Here, the focus of the brief news item was that a woman had been hit by a bus in central Wellington, and the reference to St John Ambulance was used to source the information and to report the extent of her injuries. The reference to St John Ambulance, as opposed to Wellington Free Ambulance, suggested that it was the former, as opposed to the latter, organisation responsible for transporting the woman to hospital, and this was technically incorrect. RNZ’s listeners are entitled to expect that its news reports are accurate, and we understand the complainant’s argument that the distinction is important for both organisations.
 However, because the focus of the item was reporting the accident, and its purpose was not to commend the paramedics involved, we consider that the reference was immaterial, and would not have misled listeners in any significant respect.
 For these reasons, we consider that the broadcast did not breach Standard 5 and that we have no justification for limiting the broadcaster’s right to freedom of expression on this occasion.
 The fairness standard (Standard 6) states that broadcasters should deal fairly with any person or organisation taking part or referred to in a programme. One of the purposes of the fairness standard is to protect individuals and organisations from broadcasts which provide an unfairly negative representation of their character or conduct, so that unwarranted harm is not caused to their reputation and dignity.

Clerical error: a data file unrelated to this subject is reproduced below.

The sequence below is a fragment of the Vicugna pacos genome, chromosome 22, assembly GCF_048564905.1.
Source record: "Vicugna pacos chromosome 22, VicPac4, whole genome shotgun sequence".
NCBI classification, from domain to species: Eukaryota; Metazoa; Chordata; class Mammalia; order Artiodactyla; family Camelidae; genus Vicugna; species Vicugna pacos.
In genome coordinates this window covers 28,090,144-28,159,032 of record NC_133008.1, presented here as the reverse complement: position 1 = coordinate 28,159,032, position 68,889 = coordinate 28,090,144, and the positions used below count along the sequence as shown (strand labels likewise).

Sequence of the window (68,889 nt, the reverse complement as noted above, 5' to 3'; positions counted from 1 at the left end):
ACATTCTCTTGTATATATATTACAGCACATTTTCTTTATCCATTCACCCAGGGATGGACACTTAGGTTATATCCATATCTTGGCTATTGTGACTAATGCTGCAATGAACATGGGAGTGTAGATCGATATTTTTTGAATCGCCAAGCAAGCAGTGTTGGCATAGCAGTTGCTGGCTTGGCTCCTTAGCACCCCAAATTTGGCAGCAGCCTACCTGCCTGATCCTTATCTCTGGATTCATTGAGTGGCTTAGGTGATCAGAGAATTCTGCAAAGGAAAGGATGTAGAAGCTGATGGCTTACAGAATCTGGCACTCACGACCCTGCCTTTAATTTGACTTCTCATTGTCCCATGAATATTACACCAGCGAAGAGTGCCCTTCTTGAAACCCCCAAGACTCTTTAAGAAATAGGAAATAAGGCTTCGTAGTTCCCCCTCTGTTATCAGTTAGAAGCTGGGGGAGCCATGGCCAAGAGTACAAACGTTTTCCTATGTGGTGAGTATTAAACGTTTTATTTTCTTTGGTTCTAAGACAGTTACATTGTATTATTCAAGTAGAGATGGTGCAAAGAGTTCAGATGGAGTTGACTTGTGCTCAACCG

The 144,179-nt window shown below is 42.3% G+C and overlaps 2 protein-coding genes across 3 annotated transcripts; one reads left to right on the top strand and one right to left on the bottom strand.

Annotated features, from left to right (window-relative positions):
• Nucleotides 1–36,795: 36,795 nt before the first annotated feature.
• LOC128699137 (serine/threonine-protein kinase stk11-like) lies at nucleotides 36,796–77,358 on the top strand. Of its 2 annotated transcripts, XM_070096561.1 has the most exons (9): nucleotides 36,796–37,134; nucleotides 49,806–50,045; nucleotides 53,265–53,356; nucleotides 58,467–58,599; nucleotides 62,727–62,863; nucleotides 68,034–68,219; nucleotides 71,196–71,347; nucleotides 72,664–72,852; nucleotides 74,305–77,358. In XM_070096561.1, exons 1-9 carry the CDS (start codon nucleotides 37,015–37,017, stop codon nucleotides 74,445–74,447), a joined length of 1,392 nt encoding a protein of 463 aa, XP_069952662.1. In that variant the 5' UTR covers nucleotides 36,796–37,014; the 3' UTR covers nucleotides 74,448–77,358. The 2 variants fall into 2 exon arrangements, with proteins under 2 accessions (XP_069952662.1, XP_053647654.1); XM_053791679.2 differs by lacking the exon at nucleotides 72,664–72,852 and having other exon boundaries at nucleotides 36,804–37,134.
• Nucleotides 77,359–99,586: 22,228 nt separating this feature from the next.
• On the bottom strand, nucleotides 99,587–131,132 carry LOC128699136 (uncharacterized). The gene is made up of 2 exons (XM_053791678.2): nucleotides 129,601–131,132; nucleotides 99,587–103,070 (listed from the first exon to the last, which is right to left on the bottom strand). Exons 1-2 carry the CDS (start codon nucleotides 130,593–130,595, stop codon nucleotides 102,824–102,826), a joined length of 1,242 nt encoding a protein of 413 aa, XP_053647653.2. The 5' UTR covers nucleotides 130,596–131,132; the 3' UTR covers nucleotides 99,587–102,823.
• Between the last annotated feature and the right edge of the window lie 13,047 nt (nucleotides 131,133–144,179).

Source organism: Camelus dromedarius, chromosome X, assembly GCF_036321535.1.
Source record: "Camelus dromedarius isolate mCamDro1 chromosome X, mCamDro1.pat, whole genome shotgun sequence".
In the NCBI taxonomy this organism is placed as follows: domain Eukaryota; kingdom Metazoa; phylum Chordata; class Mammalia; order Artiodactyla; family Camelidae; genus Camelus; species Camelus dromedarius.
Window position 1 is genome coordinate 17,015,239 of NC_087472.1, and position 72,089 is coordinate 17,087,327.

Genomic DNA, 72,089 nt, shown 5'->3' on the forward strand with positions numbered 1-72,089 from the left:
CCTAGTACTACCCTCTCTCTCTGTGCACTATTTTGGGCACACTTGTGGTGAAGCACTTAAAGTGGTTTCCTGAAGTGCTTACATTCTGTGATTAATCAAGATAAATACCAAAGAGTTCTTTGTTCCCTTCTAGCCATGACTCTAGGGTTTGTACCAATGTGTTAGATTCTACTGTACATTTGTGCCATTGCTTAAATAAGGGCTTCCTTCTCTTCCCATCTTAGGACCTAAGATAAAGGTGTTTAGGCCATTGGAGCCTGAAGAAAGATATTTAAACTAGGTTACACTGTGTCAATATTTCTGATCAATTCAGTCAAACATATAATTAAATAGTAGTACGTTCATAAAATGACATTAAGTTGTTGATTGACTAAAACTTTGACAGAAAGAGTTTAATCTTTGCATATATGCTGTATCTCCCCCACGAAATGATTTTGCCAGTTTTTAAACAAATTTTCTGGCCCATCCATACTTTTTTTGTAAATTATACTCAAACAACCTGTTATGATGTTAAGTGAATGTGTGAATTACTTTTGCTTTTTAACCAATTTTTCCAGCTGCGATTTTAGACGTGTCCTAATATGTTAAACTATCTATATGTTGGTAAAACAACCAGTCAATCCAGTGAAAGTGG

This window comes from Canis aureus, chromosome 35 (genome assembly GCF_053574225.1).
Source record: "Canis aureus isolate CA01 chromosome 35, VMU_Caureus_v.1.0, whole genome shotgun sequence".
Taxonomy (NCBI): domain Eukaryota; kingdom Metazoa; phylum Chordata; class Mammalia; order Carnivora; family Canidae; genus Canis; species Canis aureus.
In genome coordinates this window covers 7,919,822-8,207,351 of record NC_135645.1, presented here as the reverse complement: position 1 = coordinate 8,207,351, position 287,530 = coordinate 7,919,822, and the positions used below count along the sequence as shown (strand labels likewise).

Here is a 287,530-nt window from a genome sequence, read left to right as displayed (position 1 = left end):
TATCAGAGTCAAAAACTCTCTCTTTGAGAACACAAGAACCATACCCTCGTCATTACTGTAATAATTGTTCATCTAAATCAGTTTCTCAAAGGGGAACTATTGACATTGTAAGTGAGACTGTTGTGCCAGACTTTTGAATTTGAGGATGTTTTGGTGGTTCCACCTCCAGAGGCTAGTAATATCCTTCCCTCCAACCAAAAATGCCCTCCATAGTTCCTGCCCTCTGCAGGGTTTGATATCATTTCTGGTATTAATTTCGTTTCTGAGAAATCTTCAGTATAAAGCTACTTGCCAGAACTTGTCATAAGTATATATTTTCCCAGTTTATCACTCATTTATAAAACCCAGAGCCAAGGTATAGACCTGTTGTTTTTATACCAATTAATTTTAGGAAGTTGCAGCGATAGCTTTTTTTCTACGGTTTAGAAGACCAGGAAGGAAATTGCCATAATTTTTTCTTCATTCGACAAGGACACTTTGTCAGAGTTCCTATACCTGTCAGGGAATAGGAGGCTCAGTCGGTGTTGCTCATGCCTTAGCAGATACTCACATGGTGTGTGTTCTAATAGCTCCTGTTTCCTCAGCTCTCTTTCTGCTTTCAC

We understand that in a general sense, the broadcast could be considered unfair to Wellington Free Ambulance by omission of any recognition of their involvement in the woman’s treatment. However, in the broadcasting standards context, unfairness requires that the person or organisation that has allegedly been treated unfairly was either “referred to” or “taking part” in the broadcast. Here, Wellington Free Ambulance was not referred to and did not take part in the broadcast, so listeners would not have been left with an unfairly negative impression of it as an organisation.
 As we have noted above, technically, the story should have referred to Wellington Free Ambulance. Nevertheless, the organisation responsible for transporting the woman to hospital was not material to the item, and we therefore find that overall the broadcast was not unfair.
 Accordingly, we decline to uphold this part of the complaint.
 This is a minor matter although we do not categorise it as being trivial. It is the sort of matter that we would ordinarily expect to be sorted out and dealt with between a complainant and a broadcaster. We believe this complaint has been escalated unnecessarily because the broadcaster failed to respond appropriately in the first instance. RNZ could simply have acknowledged that a mistake had been made, and indicated more care would be taken in future when referring to Wellington’s ambulance services. A willingness on the part of complainants and broadcasters to engage with each other at a stage before complaints come to this Authority ought to resolve most complaints such as this. In those cases where the parties do not seize an early opportunity to resolve a complaint of a similar level, we think a very simple mediation process may help to avoid escalation in circumstances which do not warrant more formal treatment.
For the above reasons the Authority declines to uphold the complaint.
Signed for and on behalf of the Authority
27 February 2013
The correspondence listed below was received and considered by the Authority when it determined this complaint:
1 Michael Gibson’s formal complaint – 24 August 2012
2 RNZ’s response to the complaint – 21 September 2012
3 Mr Gibson’s referral to the Authority – 25 September 2012
4 RNZ’s response to the Authority – 10 October 2012
5 Mr Gibson’s final comment – 19 October 2012
6 RNZ’s response to Authority’s request for further submissions – 14 February 2013